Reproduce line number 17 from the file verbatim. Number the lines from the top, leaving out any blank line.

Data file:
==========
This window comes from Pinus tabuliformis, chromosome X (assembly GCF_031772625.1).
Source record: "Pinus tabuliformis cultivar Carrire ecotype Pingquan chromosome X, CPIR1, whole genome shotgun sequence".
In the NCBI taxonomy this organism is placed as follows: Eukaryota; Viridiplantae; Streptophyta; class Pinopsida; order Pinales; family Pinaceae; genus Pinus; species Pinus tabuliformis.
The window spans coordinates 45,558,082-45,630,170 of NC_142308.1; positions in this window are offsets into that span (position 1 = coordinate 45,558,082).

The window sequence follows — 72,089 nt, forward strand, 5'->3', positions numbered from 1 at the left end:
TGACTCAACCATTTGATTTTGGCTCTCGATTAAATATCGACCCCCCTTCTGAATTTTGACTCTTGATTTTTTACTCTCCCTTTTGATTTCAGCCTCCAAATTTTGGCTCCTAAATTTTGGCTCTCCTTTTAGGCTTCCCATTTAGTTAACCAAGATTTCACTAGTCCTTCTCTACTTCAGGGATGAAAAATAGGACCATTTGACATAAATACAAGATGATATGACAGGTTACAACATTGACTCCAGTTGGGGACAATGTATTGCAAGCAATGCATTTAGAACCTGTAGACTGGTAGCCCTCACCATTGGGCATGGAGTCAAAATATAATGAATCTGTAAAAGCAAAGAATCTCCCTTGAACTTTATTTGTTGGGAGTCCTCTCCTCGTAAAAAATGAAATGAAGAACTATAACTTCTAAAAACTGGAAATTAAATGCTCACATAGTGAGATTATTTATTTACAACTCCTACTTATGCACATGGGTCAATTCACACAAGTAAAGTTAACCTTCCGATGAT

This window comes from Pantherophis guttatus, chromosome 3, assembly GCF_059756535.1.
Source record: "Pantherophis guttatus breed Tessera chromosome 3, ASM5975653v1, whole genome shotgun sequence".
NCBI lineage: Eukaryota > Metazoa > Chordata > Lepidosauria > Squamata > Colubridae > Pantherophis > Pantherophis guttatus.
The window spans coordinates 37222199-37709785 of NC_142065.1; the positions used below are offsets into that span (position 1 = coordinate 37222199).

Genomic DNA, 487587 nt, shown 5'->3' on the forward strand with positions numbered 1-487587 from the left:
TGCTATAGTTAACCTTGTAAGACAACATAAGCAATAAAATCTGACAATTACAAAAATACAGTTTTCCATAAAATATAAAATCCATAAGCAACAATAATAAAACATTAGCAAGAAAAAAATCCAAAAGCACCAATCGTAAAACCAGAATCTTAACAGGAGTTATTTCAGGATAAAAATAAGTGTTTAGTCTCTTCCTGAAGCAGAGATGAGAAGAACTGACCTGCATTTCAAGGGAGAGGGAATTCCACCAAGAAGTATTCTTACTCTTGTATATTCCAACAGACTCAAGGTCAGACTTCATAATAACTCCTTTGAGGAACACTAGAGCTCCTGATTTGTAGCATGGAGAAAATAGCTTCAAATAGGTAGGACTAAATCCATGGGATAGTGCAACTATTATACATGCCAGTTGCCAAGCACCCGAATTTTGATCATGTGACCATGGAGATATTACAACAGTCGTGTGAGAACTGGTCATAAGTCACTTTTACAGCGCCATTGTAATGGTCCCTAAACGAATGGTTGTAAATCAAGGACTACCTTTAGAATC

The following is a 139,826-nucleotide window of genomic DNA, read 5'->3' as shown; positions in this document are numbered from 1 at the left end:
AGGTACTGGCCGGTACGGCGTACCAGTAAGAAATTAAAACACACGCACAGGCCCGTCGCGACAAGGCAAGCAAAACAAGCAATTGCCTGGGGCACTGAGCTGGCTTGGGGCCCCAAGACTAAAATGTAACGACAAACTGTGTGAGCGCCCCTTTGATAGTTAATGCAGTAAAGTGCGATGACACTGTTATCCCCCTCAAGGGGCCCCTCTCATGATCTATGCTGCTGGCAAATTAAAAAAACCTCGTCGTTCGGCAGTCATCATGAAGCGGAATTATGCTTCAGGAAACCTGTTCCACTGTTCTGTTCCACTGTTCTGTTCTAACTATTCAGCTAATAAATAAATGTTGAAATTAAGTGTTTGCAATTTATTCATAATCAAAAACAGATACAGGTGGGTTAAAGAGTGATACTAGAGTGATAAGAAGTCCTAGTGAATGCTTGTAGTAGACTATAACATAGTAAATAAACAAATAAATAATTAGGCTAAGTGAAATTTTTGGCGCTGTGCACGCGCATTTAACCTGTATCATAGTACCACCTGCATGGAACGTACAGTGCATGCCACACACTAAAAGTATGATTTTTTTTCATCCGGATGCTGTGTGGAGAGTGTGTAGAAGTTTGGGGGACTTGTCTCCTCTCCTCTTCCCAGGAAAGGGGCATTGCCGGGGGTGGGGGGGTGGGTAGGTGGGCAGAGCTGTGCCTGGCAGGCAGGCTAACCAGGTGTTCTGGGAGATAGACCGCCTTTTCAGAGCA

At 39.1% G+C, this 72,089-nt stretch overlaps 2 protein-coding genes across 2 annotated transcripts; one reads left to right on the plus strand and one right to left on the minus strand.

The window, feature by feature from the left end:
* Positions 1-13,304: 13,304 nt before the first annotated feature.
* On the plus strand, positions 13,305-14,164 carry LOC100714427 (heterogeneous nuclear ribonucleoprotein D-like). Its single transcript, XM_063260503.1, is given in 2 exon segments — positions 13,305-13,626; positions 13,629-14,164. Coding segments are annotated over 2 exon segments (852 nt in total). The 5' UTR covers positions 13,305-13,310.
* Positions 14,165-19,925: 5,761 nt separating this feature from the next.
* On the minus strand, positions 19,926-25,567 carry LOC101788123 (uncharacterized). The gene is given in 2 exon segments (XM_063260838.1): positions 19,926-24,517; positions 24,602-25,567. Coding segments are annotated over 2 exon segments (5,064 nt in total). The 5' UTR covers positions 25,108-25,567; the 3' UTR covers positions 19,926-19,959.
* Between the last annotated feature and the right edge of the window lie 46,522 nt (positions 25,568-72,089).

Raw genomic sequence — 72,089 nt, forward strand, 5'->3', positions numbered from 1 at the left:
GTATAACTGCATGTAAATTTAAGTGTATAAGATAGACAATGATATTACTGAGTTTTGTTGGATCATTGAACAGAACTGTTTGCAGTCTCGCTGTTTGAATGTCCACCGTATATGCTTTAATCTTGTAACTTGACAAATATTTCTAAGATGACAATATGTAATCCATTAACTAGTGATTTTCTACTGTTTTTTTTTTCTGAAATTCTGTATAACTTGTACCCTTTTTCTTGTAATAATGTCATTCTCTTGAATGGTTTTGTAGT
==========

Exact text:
* Positions 1-13,304: 13,304 nt before the first annotated feature.